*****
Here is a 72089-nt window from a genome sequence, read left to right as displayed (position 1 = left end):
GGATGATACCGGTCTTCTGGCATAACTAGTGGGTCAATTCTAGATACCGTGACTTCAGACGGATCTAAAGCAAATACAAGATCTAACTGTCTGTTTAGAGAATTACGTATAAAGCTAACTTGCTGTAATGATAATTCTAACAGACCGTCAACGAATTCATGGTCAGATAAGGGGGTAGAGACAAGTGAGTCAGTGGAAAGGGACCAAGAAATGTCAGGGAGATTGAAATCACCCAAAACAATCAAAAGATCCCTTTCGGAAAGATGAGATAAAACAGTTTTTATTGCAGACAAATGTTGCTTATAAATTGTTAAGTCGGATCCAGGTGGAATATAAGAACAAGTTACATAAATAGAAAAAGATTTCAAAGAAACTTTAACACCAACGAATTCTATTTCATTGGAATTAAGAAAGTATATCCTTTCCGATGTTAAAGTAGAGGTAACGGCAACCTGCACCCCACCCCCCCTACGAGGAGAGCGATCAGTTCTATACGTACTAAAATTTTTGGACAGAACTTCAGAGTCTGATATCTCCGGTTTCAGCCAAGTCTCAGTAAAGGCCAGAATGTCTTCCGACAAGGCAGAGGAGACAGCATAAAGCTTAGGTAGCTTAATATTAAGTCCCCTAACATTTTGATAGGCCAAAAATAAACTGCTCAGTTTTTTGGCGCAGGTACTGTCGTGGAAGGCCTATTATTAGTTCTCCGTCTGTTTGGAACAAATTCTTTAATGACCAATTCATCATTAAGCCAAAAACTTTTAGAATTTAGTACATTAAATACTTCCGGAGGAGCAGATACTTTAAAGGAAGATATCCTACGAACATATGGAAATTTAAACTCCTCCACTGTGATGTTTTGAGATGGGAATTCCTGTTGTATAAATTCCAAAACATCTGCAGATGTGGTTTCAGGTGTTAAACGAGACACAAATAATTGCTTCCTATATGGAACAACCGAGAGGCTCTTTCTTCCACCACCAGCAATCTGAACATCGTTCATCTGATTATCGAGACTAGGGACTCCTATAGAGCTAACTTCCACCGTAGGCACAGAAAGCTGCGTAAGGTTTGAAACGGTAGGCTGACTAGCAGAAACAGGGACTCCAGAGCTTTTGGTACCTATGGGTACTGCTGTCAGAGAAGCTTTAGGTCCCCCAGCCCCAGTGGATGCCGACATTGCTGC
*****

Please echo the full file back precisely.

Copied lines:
Here is a 72089-nt window from a genome sequence, read left to right as displayed (position 1 = left end):
GGATGATACCGGTCTTCTGGCATAACTAGTGGGTCAATTCTAGATACCGTGACTTCAGACGGATCTAAAGCAAATACAAGATCTAACTGTCTGTTTAGAGAATTACGTATAAAGCTAACTTGCTGTAATGATAATTCTAACAGACCGTCAACGAATTCATGGTCAGATAAGGGGGTAGAGACAAGTGAGTCAGTGGAAAGGGACCAAGAAATGTCAGGGAGATTGAAATCACCCAAAACAATCAAAAGATCCCTTTCGGAAAGATGAGATAAAACAGTTTTTATTGCAGACAAATGTTGCTTATAAATTGTTAAGTCGGATCCAGGTGGAATATAAGAACAAGTTACATAAATAGAAAAAGATTTCAAAGAAACTTTAACACCAACGAATTCTATTTCATTGGAATTAAGAAAGTATATCCTTTCCGATGTTAAAGTAGAGGTAACGGCAACCTGCACCCCACCCCCCCTACGAGGAGAGCGATCAGTTCTATACGTACTAAAATTTTTGGACAGAACTTCAGAGTCTGATATCTCCGGTTTCAGCCAAGTCTCAGTAAAGGCCAGAATGTCTTCCGACAAGGCAGAGGAGACAGCATAAAGCTTAGGTAGCTTAATATTAAGTCCCCTAACATTTTGATAGGCCAAAAATAAACTGCTCAGTTTTTTGGCGCAGGTACTGTCGTGGAAGGCCTATTATTAGTTCTCCGTCTGTTTGGAACAAATTCTTTAATGACCAATTCATCATTAAGCCAAAAACTTTTAGAATTTAGTACATTAAATACTTCCGGAGGAGCAGATACTTTAAAGGAAGATATCCTACGAACATATGGAAATTTAAACTCCTCCACTGTGATGTTTTGAGATGGGAATTCCTGTTGTATAAATTCCAAAACATCTGCAGATGTGGTTTCAGGTGTTAAACGAGACACAAATAATTGCTTCCTATATGGAACAACCGAGAGGCTCTTTCTTCCACCACCAGCAATCTGAACATCGTTCATCTGATTATCGAGACTAGGGACTCCTATAGAGCTAACTTCCACCGTAGGCACAGAAAGCTGCGTAAGGTTTGAAACGGTAGGCTGACTAGCAGAAACAGGGACTCCAGAGCTTTTGGTACCTATGGGTACTGCTGTCAGAGAAGCTTTAGGTCCCCCAGCCCCAGTGGATGCCGACATTGCTGC